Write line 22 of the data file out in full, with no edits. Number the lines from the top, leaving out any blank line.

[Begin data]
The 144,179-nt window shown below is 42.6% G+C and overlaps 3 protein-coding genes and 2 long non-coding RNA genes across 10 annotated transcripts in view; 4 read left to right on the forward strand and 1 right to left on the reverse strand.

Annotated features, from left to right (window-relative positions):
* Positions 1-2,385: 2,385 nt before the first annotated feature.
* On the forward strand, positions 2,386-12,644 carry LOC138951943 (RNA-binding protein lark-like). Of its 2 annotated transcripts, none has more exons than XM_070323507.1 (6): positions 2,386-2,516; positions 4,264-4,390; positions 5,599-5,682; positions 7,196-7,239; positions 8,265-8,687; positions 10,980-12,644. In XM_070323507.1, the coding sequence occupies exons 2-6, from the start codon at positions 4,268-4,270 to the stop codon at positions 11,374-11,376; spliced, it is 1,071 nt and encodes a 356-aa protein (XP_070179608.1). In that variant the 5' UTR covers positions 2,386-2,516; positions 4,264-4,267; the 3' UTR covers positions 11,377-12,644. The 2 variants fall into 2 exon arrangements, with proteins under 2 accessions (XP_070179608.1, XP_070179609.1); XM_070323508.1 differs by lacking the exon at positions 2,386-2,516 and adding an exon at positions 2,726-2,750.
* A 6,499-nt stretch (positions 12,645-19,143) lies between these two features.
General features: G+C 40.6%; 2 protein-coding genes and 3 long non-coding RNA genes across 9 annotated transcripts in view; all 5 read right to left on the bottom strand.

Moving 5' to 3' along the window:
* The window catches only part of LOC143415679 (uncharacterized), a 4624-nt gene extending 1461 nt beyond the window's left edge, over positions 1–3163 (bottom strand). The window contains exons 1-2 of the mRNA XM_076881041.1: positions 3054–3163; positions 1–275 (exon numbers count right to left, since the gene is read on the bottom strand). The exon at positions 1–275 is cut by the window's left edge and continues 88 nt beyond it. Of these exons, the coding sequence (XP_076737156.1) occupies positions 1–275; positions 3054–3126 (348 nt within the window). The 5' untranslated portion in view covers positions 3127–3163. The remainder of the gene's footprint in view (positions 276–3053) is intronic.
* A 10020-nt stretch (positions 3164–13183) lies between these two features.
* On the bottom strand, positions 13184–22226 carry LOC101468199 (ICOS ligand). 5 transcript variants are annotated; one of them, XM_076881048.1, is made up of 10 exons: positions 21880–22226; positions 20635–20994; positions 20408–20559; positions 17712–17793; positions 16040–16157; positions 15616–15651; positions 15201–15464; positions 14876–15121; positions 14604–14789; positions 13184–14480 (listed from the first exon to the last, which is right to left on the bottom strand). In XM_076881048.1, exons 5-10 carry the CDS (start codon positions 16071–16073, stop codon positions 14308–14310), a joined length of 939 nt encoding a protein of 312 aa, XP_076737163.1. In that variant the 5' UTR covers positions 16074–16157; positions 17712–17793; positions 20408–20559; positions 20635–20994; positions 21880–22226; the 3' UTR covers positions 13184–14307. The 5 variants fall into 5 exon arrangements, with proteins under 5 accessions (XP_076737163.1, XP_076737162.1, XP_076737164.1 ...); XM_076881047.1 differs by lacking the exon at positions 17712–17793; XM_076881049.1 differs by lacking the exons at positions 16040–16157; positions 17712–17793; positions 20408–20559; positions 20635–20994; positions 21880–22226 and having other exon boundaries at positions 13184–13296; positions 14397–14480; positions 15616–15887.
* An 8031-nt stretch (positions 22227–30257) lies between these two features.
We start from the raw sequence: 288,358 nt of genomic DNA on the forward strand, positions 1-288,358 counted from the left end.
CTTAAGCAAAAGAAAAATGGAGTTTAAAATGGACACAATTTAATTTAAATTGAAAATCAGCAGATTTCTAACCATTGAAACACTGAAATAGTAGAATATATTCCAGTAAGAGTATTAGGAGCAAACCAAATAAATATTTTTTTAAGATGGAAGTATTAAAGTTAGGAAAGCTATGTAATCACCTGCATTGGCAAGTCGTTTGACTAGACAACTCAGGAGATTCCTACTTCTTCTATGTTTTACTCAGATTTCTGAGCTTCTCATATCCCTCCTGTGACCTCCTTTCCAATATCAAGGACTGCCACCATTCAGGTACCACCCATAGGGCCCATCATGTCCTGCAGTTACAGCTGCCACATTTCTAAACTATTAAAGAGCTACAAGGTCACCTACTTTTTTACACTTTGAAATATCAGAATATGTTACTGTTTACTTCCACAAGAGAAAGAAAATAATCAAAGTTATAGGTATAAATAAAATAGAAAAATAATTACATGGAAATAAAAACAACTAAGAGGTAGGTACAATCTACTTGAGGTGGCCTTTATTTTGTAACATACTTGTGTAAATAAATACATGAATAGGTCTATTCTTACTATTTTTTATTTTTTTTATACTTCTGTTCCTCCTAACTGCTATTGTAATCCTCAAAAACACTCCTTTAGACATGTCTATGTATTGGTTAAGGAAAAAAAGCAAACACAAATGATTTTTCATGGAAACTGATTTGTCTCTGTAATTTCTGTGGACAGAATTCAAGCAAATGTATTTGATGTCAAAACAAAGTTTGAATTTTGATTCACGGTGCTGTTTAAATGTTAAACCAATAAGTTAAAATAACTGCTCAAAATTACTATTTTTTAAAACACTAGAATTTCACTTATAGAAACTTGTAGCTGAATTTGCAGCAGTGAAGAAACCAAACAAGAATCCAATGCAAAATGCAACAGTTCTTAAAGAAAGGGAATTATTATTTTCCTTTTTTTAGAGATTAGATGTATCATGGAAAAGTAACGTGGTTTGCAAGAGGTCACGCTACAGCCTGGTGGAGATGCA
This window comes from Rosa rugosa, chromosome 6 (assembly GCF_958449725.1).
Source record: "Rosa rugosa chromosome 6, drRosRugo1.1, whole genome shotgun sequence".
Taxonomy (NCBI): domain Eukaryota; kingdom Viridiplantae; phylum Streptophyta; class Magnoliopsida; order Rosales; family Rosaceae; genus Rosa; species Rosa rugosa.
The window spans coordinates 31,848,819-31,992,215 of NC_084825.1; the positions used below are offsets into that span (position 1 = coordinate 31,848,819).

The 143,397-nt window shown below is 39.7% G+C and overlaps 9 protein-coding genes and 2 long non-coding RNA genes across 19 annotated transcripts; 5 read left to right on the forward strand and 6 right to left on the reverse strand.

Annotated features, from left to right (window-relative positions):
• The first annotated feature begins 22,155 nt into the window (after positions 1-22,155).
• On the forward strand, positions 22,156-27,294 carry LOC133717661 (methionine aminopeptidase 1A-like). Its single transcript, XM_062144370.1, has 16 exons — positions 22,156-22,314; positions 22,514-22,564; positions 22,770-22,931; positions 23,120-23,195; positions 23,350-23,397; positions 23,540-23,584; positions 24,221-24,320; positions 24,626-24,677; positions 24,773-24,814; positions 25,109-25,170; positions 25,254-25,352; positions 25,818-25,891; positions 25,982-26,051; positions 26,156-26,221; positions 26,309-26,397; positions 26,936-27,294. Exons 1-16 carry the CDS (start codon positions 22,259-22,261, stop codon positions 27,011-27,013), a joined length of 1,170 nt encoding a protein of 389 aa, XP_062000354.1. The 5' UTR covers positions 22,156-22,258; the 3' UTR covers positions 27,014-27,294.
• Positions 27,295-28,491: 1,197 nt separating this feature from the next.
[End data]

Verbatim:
• Positions 27,295-28,491: 1,197 nt separating this feature from the next.